You can see varicose veins as lumpy twisted veins under the skin. They tend to stick up from the surface of the limb (usually the leg or foot). That distinguishes them from spider veins that are visible on the skin, but not raised. Both spider veins and varicose veins are signs that the veins are not doing a good job returning blood to the heart. This can lead to symptoms like tired legs, night cramps or swelling in the ankles and legs. These problems may not always be caused by venous insufficiency, but if you experience any of them, you might want to discuss the situation with your healthcare provider. In some instances, an herbal extract might help.
Managing Tired Legs with Horse Chestnut Extract:
Q. At 45, I started to notice spider and varicose veins in my legs. Taking horse chestnut extract and wearing compression socks has kept my legs from getting any worse over the last 12 years. At 57, I am able to be on my feet working retail 12 hours each day. If I run out of horse chestnut, I notice the difference. I also find it helpful to elevate my legs at night.
A. Varicose veins are a red flag for venous insufficiency. In this condition, the one-way valves in the veins of the legs don’t work well enough to keep blood flowing swiftly back to the heart.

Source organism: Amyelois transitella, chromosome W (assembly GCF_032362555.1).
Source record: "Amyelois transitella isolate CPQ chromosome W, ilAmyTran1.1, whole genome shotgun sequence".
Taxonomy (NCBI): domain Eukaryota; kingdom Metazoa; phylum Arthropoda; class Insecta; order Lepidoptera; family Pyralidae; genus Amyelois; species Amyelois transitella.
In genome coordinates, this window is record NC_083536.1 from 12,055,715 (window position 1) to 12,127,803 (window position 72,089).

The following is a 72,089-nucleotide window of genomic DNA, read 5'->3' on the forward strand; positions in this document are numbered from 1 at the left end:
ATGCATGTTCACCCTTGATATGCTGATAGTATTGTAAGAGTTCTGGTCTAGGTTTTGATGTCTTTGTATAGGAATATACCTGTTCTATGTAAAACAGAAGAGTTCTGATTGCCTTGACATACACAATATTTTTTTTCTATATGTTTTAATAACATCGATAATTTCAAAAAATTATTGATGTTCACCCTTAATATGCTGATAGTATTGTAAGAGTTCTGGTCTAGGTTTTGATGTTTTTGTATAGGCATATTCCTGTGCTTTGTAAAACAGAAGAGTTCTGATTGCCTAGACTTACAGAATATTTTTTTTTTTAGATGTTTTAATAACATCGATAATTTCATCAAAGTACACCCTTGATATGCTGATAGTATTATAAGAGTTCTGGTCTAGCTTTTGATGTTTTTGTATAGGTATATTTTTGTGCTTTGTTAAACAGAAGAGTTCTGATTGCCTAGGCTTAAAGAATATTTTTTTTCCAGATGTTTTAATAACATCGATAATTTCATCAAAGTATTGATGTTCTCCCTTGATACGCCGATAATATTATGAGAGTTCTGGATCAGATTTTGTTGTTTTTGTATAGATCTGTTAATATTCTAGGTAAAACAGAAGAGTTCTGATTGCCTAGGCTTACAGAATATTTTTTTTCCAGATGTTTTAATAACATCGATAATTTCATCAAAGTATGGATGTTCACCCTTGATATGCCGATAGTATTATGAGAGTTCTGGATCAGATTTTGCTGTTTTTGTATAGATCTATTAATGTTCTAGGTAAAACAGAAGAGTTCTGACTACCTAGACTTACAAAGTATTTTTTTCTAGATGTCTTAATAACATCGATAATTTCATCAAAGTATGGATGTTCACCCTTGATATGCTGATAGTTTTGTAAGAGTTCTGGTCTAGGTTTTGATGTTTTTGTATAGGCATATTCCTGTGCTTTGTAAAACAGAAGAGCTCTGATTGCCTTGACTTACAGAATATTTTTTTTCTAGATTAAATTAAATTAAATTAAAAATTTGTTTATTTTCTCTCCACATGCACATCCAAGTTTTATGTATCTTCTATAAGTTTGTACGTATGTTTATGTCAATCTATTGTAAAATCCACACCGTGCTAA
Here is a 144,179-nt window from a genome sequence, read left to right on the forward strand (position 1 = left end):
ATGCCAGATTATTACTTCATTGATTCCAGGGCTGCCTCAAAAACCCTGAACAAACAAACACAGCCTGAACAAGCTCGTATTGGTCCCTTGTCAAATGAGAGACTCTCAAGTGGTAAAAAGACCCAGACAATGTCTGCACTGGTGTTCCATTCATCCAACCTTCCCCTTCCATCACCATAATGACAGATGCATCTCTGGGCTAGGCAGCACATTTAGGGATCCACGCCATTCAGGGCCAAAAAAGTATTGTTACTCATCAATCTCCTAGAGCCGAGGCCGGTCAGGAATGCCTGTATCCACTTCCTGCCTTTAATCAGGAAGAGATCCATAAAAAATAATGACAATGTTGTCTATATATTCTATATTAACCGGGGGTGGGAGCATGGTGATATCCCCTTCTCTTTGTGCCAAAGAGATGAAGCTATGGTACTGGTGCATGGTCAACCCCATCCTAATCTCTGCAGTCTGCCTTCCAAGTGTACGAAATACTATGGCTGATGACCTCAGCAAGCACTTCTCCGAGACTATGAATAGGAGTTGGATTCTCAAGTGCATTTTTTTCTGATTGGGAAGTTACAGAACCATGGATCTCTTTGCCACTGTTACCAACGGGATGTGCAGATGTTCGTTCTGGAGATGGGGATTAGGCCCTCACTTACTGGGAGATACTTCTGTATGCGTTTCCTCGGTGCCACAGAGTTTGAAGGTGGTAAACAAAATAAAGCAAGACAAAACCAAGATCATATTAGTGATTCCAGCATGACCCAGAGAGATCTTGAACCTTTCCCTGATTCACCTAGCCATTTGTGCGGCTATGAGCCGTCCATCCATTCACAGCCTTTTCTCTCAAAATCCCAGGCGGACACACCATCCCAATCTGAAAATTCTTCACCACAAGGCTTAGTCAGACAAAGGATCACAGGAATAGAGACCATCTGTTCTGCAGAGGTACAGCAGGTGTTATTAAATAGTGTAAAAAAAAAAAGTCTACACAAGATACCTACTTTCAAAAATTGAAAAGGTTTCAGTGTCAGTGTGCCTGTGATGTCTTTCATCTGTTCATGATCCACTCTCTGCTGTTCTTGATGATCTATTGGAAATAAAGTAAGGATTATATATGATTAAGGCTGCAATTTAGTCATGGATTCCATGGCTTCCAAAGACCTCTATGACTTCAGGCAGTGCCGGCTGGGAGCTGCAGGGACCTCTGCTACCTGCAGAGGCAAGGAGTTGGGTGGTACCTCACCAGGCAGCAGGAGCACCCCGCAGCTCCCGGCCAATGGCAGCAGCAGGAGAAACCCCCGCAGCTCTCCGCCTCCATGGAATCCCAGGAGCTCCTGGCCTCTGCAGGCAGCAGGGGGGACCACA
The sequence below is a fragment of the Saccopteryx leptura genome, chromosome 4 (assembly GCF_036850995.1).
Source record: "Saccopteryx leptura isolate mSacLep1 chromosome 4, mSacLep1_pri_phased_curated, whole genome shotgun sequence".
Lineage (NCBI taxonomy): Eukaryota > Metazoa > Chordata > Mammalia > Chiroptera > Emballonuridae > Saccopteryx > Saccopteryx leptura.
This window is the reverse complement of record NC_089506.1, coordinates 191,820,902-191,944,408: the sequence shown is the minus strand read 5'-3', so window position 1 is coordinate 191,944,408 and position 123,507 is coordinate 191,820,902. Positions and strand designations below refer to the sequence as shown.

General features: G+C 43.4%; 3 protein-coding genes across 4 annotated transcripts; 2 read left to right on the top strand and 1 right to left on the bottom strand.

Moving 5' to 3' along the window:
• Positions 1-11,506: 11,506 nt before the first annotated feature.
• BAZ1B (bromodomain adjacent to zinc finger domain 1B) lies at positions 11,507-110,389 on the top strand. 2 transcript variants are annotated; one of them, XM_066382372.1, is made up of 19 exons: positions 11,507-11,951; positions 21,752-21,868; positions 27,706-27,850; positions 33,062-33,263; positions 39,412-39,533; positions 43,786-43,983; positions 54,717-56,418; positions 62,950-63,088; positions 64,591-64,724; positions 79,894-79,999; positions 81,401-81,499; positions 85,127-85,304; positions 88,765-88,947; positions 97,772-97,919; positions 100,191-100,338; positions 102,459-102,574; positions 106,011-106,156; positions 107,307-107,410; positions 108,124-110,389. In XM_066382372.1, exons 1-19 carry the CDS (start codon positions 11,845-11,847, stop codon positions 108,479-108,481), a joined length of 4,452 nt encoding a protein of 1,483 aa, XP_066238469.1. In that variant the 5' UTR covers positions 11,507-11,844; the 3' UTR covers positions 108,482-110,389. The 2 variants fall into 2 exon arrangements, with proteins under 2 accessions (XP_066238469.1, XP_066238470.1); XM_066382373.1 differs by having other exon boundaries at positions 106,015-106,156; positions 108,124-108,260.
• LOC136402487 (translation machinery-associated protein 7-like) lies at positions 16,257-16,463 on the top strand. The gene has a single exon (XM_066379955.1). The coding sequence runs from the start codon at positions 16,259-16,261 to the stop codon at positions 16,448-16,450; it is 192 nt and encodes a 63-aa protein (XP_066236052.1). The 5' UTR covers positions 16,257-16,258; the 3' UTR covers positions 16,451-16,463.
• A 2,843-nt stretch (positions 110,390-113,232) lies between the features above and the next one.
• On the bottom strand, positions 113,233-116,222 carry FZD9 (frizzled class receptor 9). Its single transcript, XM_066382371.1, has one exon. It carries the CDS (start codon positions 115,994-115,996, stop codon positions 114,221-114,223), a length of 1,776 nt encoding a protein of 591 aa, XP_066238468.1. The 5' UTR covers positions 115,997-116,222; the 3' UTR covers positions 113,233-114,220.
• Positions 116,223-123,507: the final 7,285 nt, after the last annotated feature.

Horse chestnut seed extract (Aesculus hippocastanum) has long been used to treat venous insufficiency. A careful review of the literature concluded that this is probably an efficacious and safe treatment (Pittler & Ernst, Cochrane Database of Systematic Reviews, Nov. 14, 2012).
Inflammation contributes to chronic venous disease (Labropoulos, Advances in Therapy, online Feb. 13, 2019). Horse chestnut seed extract appears to have anti-inflammatory activity, which might explain why it can be helpful (Braga et al, European Review for Medical and Pharmacological Sciences, July 2012).
Other Approaches to Tired Legs:
You are smart to be elevating your legs at night. Doctors frequently recommend this practice for people with tired legs, varicose veins or venous insufficiency. They often urge patients to stay active, but not to stand in one spot for long stretches of time. In addition, they suggest not crossing the legs when sitting.
Your healthcare provider might also recommend compression hose. Sometimes, venous insufficiency leads to venous ulcers, open sores on the legs that may be difficult to heal. Wearing compression hose can help prevent such problems (Ratliff et al, Journal of Wound, Ostomy, and Continence Nursing, Jul-Aug. 2016). Compression hose or socks reduce swelling, fatigue and aching in tired legs (Weiss & Duffy, Dermatologic Surgery, Sep. 1999).